Assessment of Current Ice Conditions Relevant to Distribution and Access of Walrus
NEW FOR 2017: Click the name of each community below to view more frequently updated and detailed information from the National Weather Service.
Near St. Lawrence Island
Sea ice is shorefast along the north and east coasts of St. Lawrence Island out 2 to 7 miles from the coast. Shorefast ice on the northwest side of the island has diminished to zero to 2 miles as several big to vast floes have broken off of the shorefast ice. Most of the shorefast ice has diminished on the south side of the island with open water extending up to 65 miles off the coast. A polynya has formed on the northeast side of the island up to 10 miles off the coast. The east side of the island beyond the shorefast ice is open pack ice with medium to big floes. There is open water west and southwest of Gambell.
Shorefast ice extends up to 6 miles from the Nome area coast, but is generally 1-2 miles. Otherwise there is close to very close pack ice throughout the northern portion of Norton Sound with big to giant floes. The polynya to the west has closed significantly to 1 to 2 miles as close pack ice with vast floes has moved into the area.
Wales to Shishmaref
Shorefast ice extends to approximately 10 to 12 miles from the coast between Wales and Shishmaref. Beyond the shorefast ice is very close to consolidated pack ice.
Close to very close pack ice surrounds Little Diomede Island.
Sea ice will continue to loosen through the Bering Strait through April 19th as southeasterly flow will prevail. Near the Wales to Shishmaref coast, sea ice is expected to remain as very close to consolidated pack ice. The polynya off the Wales to Nome coast will continue to expand with areas of new ice forming especially at night or during periods of light winds. For St. Lawrence Island, the polynya on the north side of the island is expected to persist and grow as southeasterly winds continue. The open pack ice on the east side of the island will become more concentrated to close or very close pack ice through the week.
Winds on Friday, April 14th will be southeast 15 to 25 kt (15 to 30 mph) with the strongest winds across St. Lawrence Island. The southeast winds will shift to the east and diminish to 5 to 10 kt (5 to 10 mph) by Sunday, April 16th with lighter winds persisting through Monday night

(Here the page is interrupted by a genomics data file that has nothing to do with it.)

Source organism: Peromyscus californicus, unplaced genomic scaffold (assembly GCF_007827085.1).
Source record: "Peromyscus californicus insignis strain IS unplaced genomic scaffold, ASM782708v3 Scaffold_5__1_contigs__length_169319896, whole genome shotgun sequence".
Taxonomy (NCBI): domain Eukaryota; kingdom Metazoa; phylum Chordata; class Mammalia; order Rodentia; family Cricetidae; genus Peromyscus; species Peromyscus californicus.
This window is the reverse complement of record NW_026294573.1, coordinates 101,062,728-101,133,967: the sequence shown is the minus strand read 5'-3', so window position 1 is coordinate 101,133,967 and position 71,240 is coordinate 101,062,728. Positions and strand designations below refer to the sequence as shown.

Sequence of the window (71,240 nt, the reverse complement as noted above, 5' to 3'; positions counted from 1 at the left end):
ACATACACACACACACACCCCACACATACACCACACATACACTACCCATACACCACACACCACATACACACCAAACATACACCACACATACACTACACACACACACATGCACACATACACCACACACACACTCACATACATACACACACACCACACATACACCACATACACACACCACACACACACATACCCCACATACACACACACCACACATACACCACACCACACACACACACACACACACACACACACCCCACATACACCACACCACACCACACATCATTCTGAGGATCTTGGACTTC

April 17th. Winds will shift to the northeast on Tuesday, April 18th and gradually increase to 15 to 25 kt (15 to 30 mph) by Wednesday, April 19th. Northeast winds 15 to 25 kt (15 to 30 mph) will continue through Friday, April 21st.
During the forecast period, temperatures 5 to 10 degrees warmer than normal will continue through the weekend. Temperatures will cool to more normal readings by Monday, April 17th and continue near normal through Thursday April 20th. A gradual warming with high temperatures in the 30s is expected by Friday April 21st.
Daily Weather, Wind, and Temperature Updates
The National Weather Service provides twice-daily, text only updates on the weather, wind, and temperature conditions in specific geographical zones. An interactive weather map for access to other Alaskan zones can be found here: http://weather.gov/anchorage/ice
Wind maps are updated daily and can be viewed here: http://www.weather.gov/afg/SIWO_overview
Marine forecast for the West Coast and Arctic Coast
Remote Sensing Images
Observations and Comments
Observations of Sea Ice Development
Observations from Wales
12 April 2017 – Robert Tokeinna, Jr.
This past week in Wales, we have switched between mostly north cold winds and warm south winds beginning with northerly cool winds and switching to warm southerly winds later in the week. Confirmed sighting of birds and whaling crew members sighted Bowhead whale and marine ducks and seals. The local whaling crews were out cutting trail to the edge hoping to go out once launch site is ready for Bowhead whaling and sea mammal hunts. Today has warmed up to about balmy 25 degree with windy winds. Water pooling around back village and nearby airport. Little dribblers from Diomede came in with helicopter. As you can see in the photo you can see slot of open water with cakes of ice and pressure ridges along the edge from last week's southerly push of ice and form of young ice during north winds but since then I've have been moving back and forth but prominently open most recently. There are traces of water on the low spots of the ground and exposed ice.
Observations from Shishmaref
13 April 2017 – Curtis Nayokpuk
SE winds and warm temps to 40 above during the day. Forecast is for continued off shore winds so we will be looking to "Gina" and other sites for current sea ice movement. Lost a couple inches snow cover and hills showing tundra exposed from recent heat wave. More (new) Polar Bear tracks reported along coast toward Wales so they are moving North with spring weather conditions. No reports of access to ice edge with jagged piled ice limiting travel out to leads West but some hunters plan trips this weekend East "up coast" to do some "crabbing" and scout the leads close to shore.
Observations from Savoonga
14 April 2017 – Aqef Waghiyi
No more ice, just open water now out 20+ miles north of Savoonga. Not much shorefast ice left and it is real thin. Shorefast ice in some parts goes out maybe about a mile, some areas less. Some boats got in last night from hunting walrus, not sure how far out they went. Some got walrus though.
Observations from Nome
15 April 2017 – Boogles Johnson
The snow is melting fast and there's tundra sprouting out of the snow all over between Nome & Cape Nome causing intense fog in the evening.
Observations from Gambell
16 April 2017 – Clarence Irrigoo, Jr.